Unearth promotes itself as a mindfulness app promising to help you reach the “highest plane of existence”. Something is wrong, however: the photogenic landscapes usually found on such apps, metaphors for ideal spirits, are replaced by botanical illustrations, while the video footage has a grainy analog quality. Strangest of all is the Virtual Life Coach, a nymph-like figure who sparkles with foliage and speaks with an eerie computerized cadence. Released now on computer and mobile devices, Unearth quickly turns out to be a satire of automated mindfulness; it’s like an episode of Black mirror that monitors you with push notifications.
The decor is economically set. FRTHR is a California start-up founded by fictitious CEOs Edmos Fuller and Zachary Suchers, a couple with 30 years of collective research into deep learning systems for human improvement. KARE is their crowning achievement, the AI that guides you through the so-called “self-discovery program”. Unearth could be described as an interface game as it takes place in an app (kind of like in 2017 Bury me, my love) but it is formally more slippery than the games that the term usually describes. Over the course of seven days, you’ll watch inspirational videos, perform guided meditation exercises, listen to short essays, and attempt a checklist of real-life tasks like watching the sun rise and exercising. There’s even a self-reflection section that asks you to write down answers to provocative questions such as “What must you do to be happy with your life?” “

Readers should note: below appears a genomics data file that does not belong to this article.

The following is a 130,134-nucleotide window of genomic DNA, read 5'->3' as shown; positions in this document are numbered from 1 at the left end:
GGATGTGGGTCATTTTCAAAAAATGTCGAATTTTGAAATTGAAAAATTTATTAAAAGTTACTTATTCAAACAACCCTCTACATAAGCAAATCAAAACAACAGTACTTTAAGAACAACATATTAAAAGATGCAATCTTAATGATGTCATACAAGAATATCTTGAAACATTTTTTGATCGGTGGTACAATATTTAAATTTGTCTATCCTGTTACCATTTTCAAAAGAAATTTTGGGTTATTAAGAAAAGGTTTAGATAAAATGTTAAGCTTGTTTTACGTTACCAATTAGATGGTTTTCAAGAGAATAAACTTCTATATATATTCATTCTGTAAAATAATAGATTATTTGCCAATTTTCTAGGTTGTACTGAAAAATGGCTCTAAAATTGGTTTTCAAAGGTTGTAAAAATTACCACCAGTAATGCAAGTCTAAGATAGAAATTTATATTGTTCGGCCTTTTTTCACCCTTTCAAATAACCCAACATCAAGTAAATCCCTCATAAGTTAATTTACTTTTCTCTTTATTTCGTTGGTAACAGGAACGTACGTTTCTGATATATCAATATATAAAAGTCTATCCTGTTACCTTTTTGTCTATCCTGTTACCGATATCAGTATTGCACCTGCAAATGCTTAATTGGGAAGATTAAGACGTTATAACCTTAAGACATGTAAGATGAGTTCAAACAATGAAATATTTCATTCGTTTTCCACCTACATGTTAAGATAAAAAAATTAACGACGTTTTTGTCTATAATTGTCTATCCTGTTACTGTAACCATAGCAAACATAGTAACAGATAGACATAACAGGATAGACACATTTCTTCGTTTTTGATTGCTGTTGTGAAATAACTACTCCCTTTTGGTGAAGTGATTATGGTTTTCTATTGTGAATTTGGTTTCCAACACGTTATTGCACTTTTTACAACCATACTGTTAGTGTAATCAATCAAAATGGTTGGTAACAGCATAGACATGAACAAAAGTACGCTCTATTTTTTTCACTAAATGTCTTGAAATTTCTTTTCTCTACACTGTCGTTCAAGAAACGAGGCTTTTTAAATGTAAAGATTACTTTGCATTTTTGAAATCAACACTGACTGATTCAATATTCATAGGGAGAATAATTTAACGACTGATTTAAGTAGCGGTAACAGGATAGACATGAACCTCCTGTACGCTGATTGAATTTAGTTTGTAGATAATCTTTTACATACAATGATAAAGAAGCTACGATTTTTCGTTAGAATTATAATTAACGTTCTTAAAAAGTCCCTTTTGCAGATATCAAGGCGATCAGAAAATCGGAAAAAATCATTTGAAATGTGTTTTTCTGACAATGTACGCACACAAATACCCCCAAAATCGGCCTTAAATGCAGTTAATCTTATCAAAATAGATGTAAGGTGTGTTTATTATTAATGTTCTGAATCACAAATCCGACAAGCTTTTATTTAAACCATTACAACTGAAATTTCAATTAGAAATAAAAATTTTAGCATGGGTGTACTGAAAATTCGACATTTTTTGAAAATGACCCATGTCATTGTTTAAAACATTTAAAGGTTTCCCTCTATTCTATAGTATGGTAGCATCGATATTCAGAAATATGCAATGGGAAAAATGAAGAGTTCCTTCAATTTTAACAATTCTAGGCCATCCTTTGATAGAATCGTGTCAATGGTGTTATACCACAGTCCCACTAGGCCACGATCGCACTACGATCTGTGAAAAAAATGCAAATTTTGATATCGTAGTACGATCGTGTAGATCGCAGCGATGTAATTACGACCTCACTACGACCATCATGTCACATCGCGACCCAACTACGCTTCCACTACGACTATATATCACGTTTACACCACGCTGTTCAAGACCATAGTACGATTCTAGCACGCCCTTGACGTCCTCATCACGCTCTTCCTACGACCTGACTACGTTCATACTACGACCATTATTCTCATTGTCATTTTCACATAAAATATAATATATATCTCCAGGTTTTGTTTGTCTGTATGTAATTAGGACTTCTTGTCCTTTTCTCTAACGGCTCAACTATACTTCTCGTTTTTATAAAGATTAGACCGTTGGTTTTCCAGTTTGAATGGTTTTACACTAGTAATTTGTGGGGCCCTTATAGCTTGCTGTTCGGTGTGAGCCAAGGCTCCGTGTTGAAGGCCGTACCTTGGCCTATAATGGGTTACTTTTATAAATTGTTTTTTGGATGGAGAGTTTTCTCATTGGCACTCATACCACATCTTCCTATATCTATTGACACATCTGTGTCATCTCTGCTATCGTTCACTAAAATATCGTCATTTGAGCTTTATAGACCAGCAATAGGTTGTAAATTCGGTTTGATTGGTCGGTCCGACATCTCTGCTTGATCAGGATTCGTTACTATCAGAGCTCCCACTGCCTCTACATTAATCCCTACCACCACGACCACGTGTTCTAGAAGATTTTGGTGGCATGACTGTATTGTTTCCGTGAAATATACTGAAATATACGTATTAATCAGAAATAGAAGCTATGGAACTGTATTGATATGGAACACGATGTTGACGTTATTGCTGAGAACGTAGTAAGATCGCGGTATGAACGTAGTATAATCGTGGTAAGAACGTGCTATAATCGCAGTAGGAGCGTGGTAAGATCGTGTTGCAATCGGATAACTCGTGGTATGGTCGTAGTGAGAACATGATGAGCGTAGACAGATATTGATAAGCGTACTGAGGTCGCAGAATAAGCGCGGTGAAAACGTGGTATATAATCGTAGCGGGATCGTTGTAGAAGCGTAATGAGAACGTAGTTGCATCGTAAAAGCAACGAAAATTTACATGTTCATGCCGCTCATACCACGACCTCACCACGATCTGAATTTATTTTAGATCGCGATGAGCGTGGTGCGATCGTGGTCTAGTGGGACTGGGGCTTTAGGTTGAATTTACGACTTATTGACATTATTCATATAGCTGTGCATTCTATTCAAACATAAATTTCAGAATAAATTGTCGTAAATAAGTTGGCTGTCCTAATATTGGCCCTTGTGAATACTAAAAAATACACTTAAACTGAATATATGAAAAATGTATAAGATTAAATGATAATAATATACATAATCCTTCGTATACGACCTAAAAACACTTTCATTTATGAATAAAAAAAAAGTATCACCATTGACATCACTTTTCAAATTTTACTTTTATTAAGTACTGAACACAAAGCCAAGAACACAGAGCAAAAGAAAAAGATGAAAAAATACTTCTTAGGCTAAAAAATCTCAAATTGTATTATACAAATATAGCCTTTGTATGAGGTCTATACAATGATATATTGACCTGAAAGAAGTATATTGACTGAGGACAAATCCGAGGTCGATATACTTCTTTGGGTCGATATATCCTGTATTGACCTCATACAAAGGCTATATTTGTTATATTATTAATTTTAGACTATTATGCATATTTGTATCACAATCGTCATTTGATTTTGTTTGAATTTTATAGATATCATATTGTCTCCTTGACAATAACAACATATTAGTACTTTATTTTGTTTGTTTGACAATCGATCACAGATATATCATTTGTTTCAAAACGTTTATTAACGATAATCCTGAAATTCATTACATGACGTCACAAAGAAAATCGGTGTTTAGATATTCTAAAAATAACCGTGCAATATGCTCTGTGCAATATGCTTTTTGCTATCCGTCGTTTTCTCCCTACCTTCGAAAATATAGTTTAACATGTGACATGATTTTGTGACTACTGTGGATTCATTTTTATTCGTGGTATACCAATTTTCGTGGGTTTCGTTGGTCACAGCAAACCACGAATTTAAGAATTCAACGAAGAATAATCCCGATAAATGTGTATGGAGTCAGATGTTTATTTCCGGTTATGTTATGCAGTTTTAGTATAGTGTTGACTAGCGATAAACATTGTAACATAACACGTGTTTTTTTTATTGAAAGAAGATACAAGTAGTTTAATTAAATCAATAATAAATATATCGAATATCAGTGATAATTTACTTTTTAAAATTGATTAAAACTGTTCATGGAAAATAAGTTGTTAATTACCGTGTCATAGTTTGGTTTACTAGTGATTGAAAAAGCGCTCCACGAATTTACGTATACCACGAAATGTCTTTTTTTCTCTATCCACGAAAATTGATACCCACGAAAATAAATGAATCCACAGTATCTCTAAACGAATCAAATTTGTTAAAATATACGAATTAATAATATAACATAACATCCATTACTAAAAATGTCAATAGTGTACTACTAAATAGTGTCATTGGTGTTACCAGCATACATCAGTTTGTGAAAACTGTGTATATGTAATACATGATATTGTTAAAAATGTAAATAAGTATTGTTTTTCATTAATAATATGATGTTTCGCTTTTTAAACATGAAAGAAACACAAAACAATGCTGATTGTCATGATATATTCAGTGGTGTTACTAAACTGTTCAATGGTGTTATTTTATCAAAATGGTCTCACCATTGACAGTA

In recent years, mindfulness has become big business: the booming “meditation market” is expected to reach $ 2.08 billion by 2022; Calm became the world’s first ‘mental health unicorn’ in 2019 with a rating of $ 1 billion. In this app, you can listen to celebrities like LeBron James embrace the benefits of “mental fitness” and find out how they “optimize” their minds. These ideas aren’t necessarily new, they’re just newly automated, and they’re increasingly dressed to look like a TED Conference.
Unearth evokes this recent development but also looks at the history of the trend. In an interview with Funland, Kara Stone, creator and co-writer, said the game was inspired in part by the Esalen Institute in Big Sur, an oceanfront resort that housed the Transcendent Human Potential Movement from the 1960s. You can feel the sunny catchphrases of California hippie culture roam Dig up retro videos. The tone is judiciously judged: banal, soothing, almost deep; a new spirituality in the great tradition of those sold to the public as a remedy for the ills of modern life.
UnearthThe satire of is often pleasantly pungent, folding criticisms of the tech and wellness industry from a particularly environmental perspective. A video emphasizing the benefits of just ‘doing’ combines a voiceover with images of industrial agriculture, the landscape resembling a floor of a factory. Then, a few images later, we witness the felling of giant pines, decades of growth erased in an instant. Productivity for the sake of productivity, and the novelty it facilitates, is treated bluntly, a position that is expressed in the production of the game itself. His analog visuals are a collage of materials from San Francisco Prelinger Library, the National Film Board of Canada, 19th century medical books and Pad.ma, a publicly accessible digital media archive. In this way, Unearth can almost be considered a recycling product.